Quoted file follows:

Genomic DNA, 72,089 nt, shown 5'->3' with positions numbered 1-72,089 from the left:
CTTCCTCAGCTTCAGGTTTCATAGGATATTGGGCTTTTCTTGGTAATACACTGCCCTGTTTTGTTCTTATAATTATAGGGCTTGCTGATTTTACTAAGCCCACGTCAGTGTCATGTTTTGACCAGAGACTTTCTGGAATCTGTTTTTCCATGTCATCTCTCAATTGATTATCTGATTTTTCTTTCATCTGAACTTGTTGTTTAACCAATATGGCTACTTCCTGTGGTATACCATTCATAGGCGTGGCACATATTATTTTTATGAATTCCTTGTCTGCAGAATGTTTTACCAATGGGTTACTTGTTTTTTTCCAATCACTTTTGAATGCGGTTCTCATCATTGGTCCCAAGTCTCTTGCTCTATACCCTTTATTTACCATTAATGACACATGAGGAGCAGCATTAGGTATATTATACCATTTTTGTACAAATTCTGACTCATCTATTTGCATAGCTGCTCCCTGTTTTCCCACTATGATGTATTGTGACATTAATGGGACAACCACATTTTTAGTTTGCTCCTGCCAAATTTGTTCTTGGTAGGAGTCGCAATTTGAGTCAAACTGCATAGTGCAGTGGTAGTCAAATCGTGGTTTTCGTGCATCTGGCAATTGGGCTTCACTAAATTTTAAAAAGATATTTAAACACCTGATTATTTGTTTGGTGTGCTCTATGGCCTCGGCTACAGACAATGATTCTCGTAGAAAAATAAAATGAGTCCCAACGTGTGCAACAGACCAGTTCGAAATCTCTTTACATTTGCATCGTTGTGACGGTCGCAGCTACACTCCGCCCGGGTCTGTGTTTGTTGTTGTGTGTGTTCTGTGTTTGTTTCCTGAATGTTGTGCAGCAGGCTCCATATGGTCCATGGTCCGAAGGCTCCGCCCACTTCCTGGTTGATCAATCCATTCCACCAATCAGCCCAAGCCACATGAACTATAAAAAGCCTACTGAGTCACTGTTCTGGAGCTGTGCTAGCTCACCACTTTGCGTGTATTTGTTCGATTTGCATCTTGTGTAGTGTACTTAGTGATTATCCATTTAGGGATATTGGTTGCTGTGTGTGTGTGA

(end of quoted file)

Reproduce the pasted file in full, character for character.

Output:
Genomic DNA, 72,089 nt, shown 5'->3' with positions numbered 1-72,089 from the left:
CTTCCTCAGCTTCAGGTTTCATAGGATATTGGGCTTTTCTTGGTAATACACTGCCCTGTTTTGTTCTTATAATTATAGGGCTTGCTGATTTTACTAAGCCCACGTCAGTGTCATGTTTTGACCAGAGACTTTCTGGAATCTGTTTTTCCATGTCATCTCTCAATTGATTATCTGATTTTTCTTTCATCTGAACTTGTTGTTTAACCAATATGGCTACTTCCTGTGGTATACCATTCATAGGCGTGGCACATATTATTTTTATGAATTCCTTGTCTGCAGAATGTTTTACCAATGGGTTACTTGTTTTTTTCCAATCACTTTTGAATGCGGTTCTCATCATTGGTCCCAAGTCTCTTGCTCTATACCCTTTATTTACCATTAATGACACATGAGGAGCAGCATTAGGTATATTATACCATTTTTGTACAAATTCTGACTCATCTATTTGCATAGCTGCTCCCTGTTTTCCCACTATGATGTATTGTGACATTAATGGGACAACCACATTTTTAGTTTGCTCCTGCCAAATTTGTTCTTGGTAGGAGTCGCAATTTGAGTCAAACTGCATAGTGCAGTGGTAGTCAAATCGTGGTTTTCGTGCATCTGGCAATTGGGCTTCACTAAATTTTAAAAAGATATTTAAACACCTGATTATTTGTTTGGTGTGCTCTATGGCCTCGGCTACAGACAATGATTCTCGTAGAAAAATAAAATGAGTCCCAACGTGTGCAACAGACCAGTTCGAAATCTCTTTACATTTGCATCGTTGTGACGGTCGCAGCTACACTCCGCCCGGGTCTGTGTTTGTTGTTGTGTGTGTTCTGTGTTTGTTTCCTGAATGTTGTGCAGCAGGCTCCATATGGTCCATGGTCCGAAGGCTCCGCCCACTTCCTGGTTGATCAATCCATTCCACCAATCAGCCCAAGCCACATGAACTATAAAAAGCCTACTGAGTCACTGTTCTGGAGCTGTGCTAGCTCACCACTTTGCGTGTATTTGTTCGATTTGCATCTTGTGTAGTGTACTTAGTGATTATCCATTTAGGGATATTGGTTGCTGTGTGTGTGTGA